The Facebook Shell Game

I have a personal Facebook account – like millions of us. I mainly have it tF gradeo keep track of a few family members and old friends who insist on inhabiting Facebook as a surrogate kitchen table for family news. When Facebook was new, I started off strong, accepting invitations from old college chums, colleagues, acquaintances, and family. Soon, I had a little over 200 “friends.” Then Facebook started changing things. What was joyful and sharing became troublesome and suspicious. I “tightened” my privacy settings, removed personal information, and eventually “unfriended” 150 people. I engaged in a virtual game of lifeboat: choosing who was worthy of staying on board, and who would have to swim. But Facebook continued to make subtle and often confusing changes to its policies. I realized that the friend of my friend is sometimes my enemy – or at least not my Facebook friend. When I commented on someone else’s post, or I “liked” a post or website, my information was open to many outside of Facebook.

I know what you’re thinking: “No one ever promised that Facebook – which is FREE – was going to be your own private virtual chat room.” Yes, I get that, but on some level, I think many of us feel tricked. Probably because when we began with Facebook, we had more options to be “private.”

And now there’s more:

“In a few days we’ll be removing an old Facebook setting you’ve used in the past. You’ll see an announcement on Facebook and have several chances to learn about this before then. We just wanted to tell you about this in advance so you have time to review what’s changing and understand your privacy options.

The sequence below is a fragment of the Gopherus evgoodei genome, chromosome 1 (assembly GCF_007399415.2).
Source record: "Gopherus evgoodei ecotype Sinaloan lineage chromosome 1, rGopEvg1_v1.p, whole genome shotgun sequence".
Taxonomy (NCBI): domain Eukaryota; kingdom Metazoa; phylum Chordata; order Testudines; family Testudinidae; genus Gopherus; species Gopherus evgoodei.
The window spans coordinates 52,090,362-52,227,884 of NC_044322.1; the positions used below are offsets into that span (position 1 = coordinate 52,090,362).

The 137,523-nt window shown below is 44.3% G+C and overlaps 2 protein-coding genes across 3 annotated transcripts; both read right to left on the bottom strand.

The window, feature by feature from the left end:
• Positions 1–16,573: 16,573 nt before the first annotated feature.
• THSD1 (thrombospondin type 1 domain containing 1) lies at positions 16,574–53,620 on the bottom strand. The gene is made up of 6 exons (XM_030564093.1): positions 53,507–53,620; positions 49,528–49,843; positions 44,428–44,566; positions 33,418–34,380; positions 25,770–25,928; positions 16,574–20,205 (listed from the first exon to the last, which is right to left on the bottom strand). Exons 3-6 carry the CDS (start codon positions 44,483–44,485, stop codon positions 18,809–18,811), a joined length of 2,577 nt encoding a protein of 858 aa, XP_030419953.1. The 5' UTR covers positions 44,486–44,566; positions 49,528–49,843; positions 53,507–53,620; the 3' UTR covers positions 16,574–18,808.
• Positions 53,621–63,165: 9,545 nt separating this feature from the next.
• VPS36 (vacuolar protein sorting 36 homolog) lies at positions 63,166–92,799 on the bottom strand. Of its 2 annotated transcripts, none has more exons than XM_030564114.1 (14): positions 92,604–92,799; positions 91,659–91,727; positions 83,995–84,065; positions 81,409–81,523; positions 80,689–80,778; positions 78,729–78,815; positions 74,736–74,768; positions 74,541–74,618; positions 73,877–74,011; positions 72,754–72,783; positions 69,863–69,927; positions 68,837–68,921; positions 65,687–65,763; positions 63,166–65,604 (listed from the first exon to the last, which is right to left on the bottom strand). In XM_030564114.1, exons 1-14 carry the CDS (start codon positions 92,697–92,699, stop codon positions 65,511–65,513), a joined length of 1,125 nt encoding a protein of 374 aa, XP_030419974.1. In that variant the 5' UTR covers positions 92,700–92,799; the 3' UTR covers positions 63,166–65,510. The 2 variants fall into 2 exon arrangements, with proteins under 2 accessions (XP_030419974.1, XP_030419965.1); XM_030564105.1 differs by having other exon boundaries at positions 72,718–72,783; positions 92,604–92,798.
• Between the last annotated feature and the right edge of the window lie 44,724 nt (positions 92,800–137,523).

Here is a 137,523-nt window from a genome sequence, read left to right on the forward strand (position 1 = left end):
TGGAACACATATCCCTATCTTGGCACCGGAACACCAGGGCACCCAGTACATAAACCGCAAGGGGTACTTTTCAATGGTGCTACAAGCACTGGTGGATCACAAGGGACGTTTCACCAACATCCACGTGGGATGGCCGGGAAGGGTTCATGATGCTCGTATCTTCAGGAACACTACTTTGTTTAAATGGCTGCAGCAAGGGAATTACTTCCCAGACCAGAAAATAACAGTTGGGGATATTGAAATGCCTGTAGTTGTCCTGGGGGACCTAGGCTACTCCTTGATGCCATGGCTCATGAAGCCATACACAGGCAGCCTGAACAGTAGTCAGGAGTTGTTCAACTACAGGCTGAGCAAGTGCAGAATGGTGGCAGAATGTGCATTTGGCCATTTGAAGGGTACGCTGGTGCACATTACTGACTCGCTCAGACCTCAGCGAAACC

What’s changing: We’re removing an old search setting called “Who can look up your Timeline by name”—but this won’t change who can see what you’ve shared on Facebook.

What did this setting do?

“Who can look up your Timeline by name” controlled who could find your Timeline by typing your name in search.”

Thus began the latest email to Facebook users about changes to a “privacy” setting. In short: like it or not, all users will be searchable now on Facebook. The email goes on to explain how to limit what people can see when they search for you and find you by name. But it was at that point in the email that I stopped paying attention to what I was reading and started thinking about how many times before I’ve gone through this “privacy” charade with Facebook. I’m tired of playing the Facebook shell game. If the word “privacy” is to have any meaning at all, the best thing for me (and all of us who care about that word) to do is quit Facebook.